Chinese officials are officially planning to give an early COVID-19 candidate called CanSino to China’s military, Reuters reports, after clinical trials proved it was safe and showed some promising signs.
The drug, called Ad5-nCoV, is one of eight Chinese vaccines approved for human trials. Canada is also currently investigating the shot’s efficacy through human testing.
According to state-owned Chinese news outlet Global Times, the move is intended to “encourage and promote COVID-19 vaccine research and development (R&D) amid the current tough pandemic situation.”
The vaccine is only approved for military use according to Reuters. Expansion of the use of the vaccine for wider use has not been authorized.
To date, trials of the vaccine have showed mixed results, boosting immune response in only some participants. About half the volunteers who took it had little immune response, STAT reported at the time. Some experts suggested the vaccine could be helpful for the most at-risk age groups.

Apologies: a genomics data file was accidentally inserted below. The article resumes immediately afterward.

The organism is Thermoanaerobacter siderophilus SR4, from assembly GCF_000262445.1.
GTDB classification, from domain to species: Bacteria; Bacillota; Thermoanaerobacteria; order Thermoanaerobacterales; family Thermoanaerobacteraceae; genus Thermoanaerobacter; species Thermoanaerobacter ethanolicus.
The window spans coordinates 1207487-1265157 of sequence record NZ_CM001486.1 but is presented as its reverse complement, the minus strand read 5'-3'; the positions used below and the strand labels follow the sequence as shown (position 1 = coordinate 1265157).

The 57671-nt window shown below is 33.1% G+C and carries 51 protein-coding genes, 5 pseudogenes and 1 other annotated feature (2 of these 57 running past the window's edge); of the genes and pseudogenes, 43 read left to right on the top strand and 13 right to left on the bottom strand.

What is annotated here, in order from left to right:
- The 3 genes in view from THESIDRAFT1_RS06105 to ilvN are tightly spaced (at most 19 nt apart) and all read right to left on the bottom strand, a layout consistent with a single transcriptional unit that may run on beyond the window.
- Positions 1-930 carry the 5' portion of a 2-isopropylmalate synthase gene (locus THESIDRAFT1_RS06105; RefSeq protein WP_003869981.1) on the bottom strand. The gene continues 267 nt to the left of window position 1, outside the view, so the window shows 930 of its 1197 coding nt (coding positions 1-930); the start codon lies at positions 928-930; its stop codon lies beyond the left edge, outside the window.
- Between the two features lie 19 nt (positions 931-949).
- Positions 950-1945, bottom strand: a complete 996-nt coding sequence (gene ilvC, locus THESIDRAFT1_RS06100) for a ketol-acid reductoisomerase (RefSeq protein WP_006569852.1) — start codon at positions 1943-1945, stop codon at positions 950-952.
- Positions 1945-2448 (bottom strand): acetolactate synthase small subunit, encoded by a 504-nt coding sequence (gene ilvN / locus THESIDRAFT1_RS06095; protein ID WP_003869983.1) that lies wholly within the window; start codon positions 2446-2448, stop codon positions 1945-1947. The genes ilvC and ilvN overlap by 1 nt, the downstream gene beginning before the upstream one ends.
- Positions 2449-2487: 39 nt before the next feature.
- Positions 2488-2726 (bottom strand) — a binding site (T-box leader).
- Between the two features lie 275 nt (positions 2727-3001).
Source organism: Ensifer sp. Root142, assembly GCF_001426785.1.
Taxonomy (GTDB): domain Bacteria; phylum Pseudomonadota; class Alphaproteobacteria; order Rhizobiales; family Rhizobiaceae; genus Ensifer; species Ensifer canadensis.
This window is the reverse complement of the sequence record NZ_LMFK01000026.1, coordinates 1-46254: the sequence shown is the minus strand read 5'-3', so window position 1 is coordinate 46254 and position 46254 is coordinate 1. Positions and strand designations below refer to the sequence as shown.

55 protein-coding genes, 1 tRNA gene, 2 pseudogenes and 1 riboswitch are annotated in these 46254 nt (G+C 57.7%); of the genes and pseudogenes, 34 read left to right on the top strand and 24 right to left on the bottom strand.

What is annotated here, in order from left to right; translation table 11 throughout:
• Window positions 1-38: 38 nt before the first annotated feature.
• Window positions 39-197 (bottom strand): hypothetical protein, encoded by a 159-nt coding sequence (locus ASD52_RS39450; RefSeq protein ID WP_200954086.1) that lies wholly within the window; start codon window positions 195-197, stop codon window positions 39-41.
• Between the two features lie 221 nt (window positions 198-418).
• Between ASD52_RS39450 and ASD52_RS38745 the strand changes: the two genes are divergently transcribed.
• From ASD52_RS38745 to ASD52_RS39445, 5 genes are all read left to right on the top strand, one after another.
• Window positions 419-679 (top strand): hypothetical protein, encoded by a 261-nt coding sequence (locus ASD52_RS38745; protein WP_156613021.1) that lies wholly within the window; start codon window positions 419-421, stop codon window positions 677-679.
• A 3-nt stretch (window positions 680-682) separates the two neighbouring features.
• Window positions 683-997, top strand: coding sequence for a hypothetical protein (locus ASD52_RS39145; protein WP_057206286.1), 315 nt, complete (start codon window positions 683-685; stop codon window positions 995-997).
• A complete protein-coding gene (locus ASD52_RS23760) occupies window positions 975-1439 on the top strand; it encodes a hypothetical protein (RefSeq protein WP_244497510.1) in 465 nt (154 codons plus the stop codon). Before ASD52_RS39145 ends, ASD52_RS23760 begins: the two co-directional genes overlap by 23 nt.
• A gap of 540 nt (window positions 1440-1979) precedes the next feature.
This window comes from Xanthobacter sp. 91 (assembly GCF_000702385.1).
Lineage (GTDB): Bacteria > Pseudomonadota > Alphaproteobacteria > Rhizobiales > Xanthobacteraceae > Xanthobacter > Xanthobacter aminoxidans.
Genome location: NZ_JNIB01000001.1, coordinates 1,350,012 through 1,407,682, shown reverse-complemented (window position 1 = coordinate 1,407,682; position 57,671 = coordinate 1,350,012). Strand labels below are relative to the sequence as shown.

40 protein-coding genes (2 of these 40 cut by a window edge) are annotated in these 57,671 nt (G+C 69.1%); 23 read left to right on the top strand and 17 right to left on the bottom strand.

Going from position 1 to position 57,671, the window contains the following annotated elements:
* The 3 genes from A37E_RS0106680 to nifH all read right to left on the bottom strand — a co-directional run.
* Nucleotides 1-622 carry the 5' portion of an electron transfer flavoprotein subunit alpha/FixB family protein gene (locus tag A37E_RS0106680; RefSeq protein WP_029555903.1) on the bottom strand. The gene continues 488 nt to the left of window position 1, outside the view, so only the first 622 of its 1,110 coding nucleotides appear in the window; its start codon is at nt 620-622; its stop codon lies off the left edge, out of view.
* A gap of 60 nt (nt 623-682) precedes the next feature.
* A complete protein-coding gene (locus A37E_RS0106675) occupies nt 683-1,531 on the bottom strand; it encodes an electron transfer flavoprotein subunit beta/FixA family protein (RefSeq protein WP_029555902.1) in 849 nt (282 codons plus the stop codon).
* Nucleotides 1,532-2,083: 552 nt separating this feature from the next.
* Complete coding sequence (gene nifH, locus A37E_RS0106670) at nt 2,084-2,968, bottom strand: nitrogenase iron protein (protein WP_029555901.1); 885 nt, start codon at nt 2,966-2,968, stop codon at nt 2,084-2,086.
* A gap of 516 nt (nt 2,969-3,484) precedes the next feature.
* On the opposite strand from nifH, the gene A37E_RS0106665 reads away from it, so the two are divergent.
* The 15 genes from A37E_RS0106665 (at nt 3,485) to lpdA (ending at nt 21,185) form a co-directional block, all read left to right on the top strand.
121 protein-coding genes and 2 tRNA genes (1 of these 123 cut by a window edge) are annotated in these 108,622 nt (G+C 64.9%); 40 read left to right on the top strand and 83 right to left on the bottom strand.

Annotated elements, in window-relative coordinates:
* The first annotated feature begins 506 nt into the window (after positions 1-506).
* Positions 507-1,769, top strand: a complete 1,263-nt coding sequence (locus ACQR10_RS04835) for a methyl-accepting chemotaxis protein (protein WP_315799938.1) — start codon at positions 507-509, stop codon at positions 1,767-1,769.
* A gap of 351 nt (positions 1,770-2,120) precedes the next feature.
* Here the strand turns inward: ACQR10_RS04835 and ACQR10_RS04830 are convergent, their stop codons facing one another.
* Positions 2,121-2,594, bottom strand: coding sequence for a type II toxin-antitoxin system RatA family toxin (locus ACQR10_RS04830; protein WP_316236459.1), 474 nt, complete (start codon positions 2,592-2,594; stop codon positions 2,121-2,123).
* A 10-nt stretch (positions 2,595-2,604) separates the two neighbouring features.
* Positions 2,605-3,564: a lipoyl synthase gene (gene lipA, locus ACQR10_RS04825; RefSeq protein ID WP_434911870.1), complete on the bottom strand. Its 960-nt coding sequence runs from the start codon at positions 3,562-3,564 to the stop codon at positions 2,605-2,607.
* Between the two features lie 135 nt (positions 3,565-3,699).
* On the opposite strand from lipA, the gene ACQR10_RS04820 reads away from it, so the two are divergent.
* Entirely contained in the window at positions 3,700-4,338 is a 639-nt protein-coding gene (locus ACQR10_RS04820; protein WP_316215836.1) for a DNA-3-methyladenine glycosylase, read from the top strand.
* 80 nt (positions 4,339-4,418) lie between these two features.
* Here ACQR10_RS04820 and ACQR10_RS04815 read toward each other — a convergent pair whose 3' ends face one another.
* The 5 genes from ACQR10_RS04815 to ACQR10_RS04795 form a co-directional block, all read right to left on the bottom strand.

The drug is a “viral vector vaccine,” meaning it contains a live but significantly weakened adenovirus 5 (Ad5) that has portions of the SARS-CoV-2 virus grafted onto it. In short, the adenovirus shows the immune system how to identify the coronavirus.
“This is the story of Ad5,” Kathryn Edwards, scientific director of the Vanderbilt Vaccine Research Program in Nashville, told STAT at the time. “It’s the concern with Ad5 that’s been there from the beginning: That if you have antibody to the vector, then you don’t get as good a [vaccine] take.”
“China’s goal was always shots in arms,” American physician and former Food and Drug Administration commissioner Scott Gottlieb tweeted today. “Their bet is that even a partially protective COVID vaccine is going to be sufficient to restore confidence and restart economic activity.”
Gottlieb also noted that starting to hand out such a vaccine is “a huge risk given the unknowns about not just efficacy, but safety.”
READ MORE: CanSino’s COVID-19 vaccine candidate approved for military use in China [Reuters]
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